Notoriously "B.I.G."

Movie title: Notorious (2009)
Grade: B- (3 stars)
Rated: R
Summation: The rise and fall of rap star Notorious B.I.G.
Spoilers ahead: No


I hate rap music. I despise it, loathe it with a passion. It puts a bad taste in my mouth. I hate all loud music and anything beat-y almost as much. Particularly, I hate any song about "hoes" and "bitches," and people who boast about the violence they inflict and how worthy they are of blow-jobs. I don't know what it is, but I hate seeing a bunch of convicted felons dance around with gold jewelry on, occasionally flapping their arms out from their sides, while know-nothing kids who watch from around the world by the millions think these clowns are cool for doing so.

Oh yeah... did I mention I hate rap? I think I did, but...well...just for the record, I'll say it once more: I hate rap, and usually all that is associated with it. For that reason, you should be surprised when I say I find Notorious a meaningful presentation. That admission says a lot coming from a dried-up naysayer like myself who would just as well say "it's all too black for me" and be done with it.

Notorious B.I.G. (a.k.a. Christopher Wallace), the son of a Jamaican immigrant mother Voletta Wallace (Angela Bassett) and a runaway father, became known as a street rapper in his young days in Brooklyn, New York where his wild ways had him selling crack and butting heads with law enforcement. "God made me clean, but I knew I couldn't stay clean." B.I.G. said.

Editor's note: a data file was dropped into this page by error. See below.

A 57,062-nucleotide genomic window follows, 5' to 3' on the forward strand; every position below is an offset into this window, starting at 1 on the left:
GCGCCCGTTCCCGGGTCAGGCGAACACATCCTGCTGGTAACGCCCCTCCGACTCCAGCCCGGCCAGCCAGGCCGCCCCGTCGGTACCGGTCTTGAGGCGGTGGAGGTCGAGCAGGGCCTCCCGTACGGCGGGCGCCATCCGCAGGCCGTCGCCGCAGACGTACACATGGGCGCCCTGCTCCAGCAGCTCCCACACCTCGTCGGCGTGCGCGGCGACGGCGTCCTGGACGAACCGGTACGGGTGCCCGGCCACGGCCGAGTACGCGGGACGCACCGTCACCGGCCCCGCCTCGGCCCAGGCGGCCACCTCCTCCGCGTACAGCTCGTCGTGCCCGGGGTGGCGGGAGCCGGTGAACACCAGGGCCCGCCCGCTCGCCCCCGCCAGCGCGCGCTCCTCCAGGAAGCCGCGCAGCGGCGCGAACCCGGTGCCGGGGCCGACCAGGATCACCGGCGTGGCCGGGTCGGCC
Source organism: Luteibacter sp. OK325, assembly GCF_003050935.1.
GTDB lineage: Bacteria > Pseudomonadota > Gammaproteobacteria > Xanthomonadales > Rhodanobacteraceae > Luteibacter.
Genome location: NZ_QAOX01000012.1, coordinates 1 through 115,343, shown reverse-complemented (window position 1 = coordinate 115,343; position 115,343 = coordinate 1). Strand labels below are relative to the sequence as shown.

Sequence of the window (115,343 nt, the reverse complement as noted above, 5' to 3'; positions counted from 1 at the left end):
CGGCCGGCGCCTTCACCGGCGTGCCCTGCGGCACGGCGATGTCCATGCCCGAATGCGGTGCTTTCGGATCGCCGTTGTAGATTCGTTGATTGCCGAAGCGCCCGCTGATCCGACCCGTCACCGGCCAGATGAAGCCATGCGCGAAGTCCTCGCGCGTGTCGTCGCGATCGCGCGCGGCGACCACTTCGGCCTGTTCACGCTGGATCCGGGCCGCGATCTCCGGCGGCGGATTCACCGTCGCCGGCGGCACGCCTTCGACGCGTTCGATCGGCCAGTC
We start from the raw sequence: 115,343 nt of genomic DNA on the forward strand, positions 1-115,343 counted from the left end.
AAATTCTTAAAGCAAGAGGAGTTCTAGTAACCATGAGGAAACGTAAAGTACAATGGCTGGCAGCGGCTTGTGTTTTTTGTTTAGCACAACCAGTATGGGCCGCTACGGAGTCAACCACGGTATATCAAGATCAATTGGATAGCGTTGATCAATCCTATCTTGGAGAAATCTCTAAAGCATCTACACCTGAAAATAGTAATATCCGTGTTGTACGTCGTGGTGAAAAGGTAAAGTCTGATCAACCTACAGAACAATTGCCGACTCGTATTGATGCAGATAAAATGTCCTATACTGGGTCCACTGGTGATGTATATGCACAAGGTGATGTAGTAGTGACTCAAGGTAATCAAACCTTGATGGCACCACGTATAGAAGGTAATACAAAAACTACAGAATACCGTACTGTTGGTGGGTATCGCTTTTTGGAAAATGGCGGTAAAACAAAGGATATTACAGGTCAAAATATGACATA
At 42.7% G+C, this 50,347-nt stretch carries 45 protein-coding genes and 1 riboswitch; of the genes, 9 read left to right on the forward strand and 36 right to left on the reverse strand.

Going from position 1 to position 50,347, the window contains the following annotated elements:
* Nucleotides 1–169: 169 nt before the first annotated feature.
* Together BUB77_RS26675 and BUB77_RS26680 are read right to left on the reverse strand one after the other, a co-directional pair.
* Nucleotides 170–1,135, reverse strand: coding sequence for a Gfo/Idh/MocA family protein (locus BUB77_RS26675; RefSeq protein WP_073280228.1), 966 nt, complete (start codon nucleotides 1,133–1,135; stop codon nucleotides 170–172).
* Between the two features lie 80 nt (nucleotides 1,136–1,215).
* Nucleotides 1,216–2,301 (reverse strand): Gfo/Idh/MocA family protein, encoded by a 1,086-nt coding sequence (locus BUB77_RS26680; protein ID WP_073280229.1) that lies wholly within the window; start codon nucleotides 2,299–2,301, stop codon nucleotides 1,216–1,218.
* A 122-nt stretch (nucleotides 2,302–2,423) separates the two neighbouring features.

If, like me, you don't feel clean after hearing the ghetto morals and violent messages of street-hustling found in rap lyrics, just remember to give credit to what lies behind it--word-art. This stuff is clever! What is the focus of the music? It is the struggle to survive on the streets in a world where kids must often join a gang just to get a ride to school. That involves pain and struggle. Pain and struggle I can relate to.

Until his untimely death by assassination at the age of 24, B.I.G. had become a celebrated and quoted figure with his lyrics on the lips of youth all along the east and west coasts, much to the hatred of his rivals.

If you can endure rap stand-offs and some occasional melodrama, a moving story is to be found at the core. Notably strong performances stood out on the parts of Jamal Woolard as B.I.G. and Derek Luke as Sean "Puffy" Combs. Sweetly timed, the pace of the film stays nearly steady, though many scenes are cut to where insufficient drama (build-up) can't be extracted from them.

Having no interest or desire in the subject matter, I was surprised to find myself drawn in and entertained in my viewing experience. Think how it will be received by fans!



Director: George Tillman Jr.
Starring: Jamal Woolard "Christopher 'Biggie' Wallace," Mohamed Dione "Record Executive at Party," Derek Luke "Sean 'Puffy' Combs," Dennis L.A. White "Damion 'D-Roc' Butler," Marc John Jefferies "Lil Cease," Ginger Kroll "Debbie," Ricky Smith "Wally," Christopher Jordan Wallace "Biggie (age 8-13)"
Genre: Biography/Drama/Music


  1. I really enjoyed this film and agree with you 100%; I didn't think I would like it but was very pleased. Wonderful acting and film making make it enjoyable and emotional for anyone who watches it.


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